Well, we sorta already knew that, but the list was oh so very short. Now the FDA has come out with a longer list, although there is a lot of brand repetition, there are scads of brands that weren’t even sampled once. Which is a shame, because I’m dying to know how much lead is in my Guerlain Rouge G. I’m a little weirded out that a brand I have never even heard of is represented multiple times, yet not one Urban Decay or Stila.
Basically what I take away from the list is that the amount of lead you get in your lipstick is a total crap shoot. Ranging from a high of 3.06 parts per million (ouch, Cover Girl!) to a low of less than .026, there are some interesting numbers, indeed. Wet n’ Wild, one of the cheapest brands, comes in with some very low ppm levels, while NARS comes in with a very high number. Color isn’t a factor, a pink is as likely as a deep red to have high lead levels. It isn’t color saturation, either, as the Burt’s Bees lip shimmers come in embarrassingly high for a brand touted as “natural” and therefore more healthy.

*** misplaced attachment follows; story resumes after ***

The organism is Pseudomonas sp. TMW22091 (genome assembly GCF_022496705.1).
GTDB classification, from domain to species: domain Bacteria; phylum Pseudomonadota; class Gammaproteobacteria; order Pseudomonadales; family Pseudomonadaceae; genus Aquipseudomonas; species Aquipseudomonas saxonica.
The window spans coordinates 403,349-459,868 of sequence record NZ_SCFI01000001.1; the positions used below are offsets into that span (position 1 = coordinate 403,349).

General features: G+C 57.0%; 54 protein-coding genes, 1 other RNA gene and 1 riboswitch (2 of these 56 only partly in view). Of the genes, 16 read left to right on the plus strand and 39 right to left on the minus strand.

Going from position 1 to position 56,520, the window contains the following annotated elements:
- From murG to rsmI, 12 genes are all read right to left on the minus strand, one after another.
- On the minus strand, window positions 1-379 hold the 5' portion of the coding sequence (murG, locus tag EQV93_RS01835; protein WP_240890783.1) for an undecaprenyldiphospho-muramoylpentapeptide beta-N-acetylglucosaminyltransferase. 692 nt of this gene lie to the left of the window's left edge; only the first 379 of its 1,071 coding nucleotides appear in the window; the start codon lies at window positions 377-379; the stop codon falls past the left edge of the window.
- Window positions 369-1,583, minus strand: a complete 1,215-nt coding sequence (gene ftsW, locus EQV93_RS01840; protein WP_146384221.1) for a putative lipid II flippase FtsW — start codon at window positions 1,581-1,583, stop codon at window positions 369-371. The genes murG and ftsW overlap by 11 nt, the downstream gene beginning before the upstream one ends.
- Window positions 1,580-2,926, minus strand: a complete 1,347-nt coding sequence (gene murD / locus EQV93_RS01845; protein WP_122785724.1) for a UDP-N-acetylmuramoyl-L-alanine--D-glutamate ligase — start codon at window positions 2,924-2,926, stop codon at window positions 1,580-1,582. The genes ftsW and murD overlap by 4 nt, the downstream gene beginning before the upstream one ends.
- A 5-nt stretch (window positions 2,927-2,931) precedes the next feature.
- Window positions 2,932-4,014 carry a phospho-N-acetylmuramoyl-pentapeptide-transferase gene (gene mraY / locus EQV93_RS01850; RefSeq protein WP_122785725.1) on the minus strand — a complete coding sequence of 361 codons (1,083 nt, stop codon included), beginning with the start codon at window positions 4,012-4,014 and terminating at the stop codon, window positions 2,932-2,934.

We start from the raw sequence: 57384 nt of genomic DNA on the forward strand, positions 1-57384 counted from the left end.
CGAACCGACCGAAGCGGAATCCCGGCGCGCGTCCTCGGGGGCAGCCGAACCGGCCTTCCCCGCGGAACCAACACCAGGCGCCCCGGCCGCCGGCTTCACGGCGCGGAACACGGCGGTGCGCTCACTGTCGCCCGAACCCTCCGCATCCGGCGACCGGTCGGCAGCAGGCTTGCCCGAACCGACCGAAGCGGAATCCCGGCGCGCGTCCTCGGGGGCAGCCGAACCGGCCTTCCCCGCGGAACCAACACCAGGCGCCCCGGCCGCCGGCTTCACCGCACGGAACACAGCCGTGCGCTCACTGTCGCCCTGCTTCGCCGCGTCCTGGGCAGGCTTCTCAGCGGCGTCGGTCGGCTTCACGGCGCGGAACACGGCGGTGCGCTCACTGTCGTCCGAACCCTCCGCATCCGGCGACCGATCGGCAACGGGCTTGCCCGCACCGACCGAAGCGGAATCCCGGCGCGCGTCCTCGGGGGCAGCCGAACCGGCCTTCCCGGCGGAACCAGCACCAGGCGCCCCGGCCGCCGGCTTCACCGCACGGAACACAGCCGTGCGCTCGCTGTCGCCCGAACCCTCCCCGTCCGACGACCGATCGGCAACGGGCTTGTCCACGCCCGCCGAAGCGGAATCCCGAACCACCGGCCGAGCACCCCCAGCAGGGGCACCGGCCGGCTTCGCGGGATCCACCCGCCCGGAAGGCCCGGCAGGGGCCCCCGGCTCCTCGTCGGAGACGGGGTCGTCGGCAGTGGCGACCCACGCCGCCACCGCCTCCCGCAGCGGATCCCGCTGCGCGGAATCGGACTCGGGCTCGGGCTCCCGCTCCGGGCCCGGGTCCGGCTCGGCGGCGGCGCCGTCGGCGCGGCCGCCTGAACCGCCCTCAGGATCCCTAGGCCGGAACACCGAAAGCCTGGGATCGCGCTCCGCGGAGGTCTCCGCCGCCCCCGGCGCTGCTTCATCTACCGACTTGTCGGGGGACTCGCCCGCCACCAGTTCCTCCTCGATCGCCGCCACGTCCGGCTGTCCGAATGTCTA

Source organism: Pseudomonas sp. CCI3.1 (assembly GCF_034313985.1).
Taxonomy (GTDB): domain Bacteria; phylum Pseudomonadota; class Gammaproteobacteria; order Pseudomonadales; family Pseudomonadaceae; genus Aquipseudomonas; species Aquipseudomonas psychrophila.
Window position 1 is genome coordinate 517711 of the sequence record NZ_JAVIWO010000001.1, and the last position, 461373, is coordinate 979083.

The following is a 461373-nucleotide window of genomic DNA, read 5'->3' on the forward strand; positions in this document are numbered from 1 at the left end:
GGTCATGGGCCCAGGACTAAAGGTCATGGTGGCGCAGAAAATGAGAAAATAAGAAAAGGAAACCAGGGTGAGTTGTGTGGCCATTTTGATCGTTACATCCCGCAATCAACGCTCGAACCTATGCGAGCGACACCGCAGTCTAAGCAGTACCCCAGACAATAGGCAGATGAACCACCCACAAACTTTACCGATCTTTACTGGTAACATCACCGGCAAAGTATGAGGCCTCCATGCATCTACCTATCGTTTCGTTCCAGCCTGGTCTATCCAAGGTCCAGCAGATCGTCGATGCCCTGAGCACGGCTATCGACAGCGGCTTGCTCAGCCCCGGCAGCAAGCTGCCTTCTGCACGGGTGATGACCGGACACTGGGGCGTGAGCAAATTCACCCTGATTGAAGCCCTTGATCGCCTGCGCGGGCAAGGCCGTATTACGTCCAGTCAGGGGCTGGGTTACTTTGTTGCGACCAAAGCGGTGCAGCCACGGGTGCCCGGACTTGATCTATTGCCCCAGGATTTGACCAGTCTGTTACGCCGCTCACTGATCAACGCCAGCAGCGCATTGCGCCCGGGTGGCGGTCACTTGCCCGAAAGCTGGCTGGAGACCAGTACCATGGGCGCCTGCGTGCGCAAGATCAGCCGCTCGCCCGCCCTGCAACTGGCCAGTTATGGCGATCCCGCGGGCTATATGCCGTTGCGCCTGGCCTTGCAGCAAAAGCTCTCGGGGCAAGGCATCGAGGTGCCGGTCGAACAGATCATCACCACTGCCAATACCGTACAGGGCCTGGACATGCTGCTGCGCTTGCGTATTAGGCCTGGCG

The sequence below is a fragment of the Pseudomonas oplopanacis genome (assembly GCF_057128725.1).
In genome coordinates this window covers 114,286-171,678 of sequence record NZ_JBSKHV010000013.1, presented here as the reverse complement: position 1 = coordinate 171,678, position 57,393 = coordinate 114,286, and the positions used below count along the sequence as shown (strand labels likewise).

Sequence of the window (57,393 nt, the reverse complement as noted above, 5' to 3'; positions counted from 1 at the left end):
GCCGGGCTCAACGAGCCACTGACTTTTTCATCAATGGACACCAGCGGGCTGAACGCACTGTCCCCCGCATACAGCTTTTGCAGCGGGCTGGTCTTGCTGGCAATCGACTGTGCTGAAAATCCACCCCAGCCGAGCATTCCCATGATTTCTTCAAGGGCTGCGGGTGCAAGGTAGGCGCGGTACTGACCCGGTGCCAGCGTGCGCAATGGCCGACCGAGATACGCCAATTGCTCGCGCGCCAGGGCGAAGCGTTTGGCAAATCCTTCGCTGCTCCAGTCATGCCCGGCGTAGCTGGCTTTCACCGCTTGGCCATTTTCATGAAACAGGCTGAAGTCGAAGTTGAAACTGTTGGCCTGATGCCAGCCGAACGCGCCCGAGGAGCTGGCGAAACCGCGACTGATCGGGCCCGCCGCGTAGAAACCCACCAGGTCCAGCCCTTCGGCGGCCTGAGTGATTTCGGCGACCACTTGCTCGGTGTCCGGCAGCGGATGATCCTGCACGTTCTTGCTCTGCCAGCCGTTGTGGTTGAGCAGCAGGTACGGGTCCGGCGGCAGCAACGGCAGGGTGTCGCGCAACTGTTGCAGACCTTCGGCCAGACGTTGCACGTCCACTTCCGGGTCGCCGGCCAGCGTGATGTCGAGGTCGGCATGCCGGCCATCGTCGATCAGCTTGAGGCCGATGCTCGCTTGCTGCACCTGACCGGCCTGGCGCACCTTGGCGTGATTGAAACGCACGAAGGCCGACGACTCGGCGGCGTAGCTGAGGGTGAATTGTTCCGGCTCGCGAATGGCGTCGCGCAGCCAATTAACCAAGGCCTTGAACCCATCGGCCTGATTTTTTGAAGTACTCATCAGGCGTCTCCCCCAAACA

Eh, yeah, I don’t want to hear that lead is a natural substance.
I did learn, however, that M.A.C. is part of Estee Lauder, which I hadn’t known before.
Aside from that, throw caution to the wind when applying your lipstick ladies (and possibly men)! There is absolutely no rhyme nor reason to the variance in lead levels that I can figure out, although admittedly my brain capacity for these types of things is low.
Have we all just decided that we don’t care about lead in our lipstick? Or is this an area of concern for you? Does the random nature of the lead levels annoy you as much as it annoys me?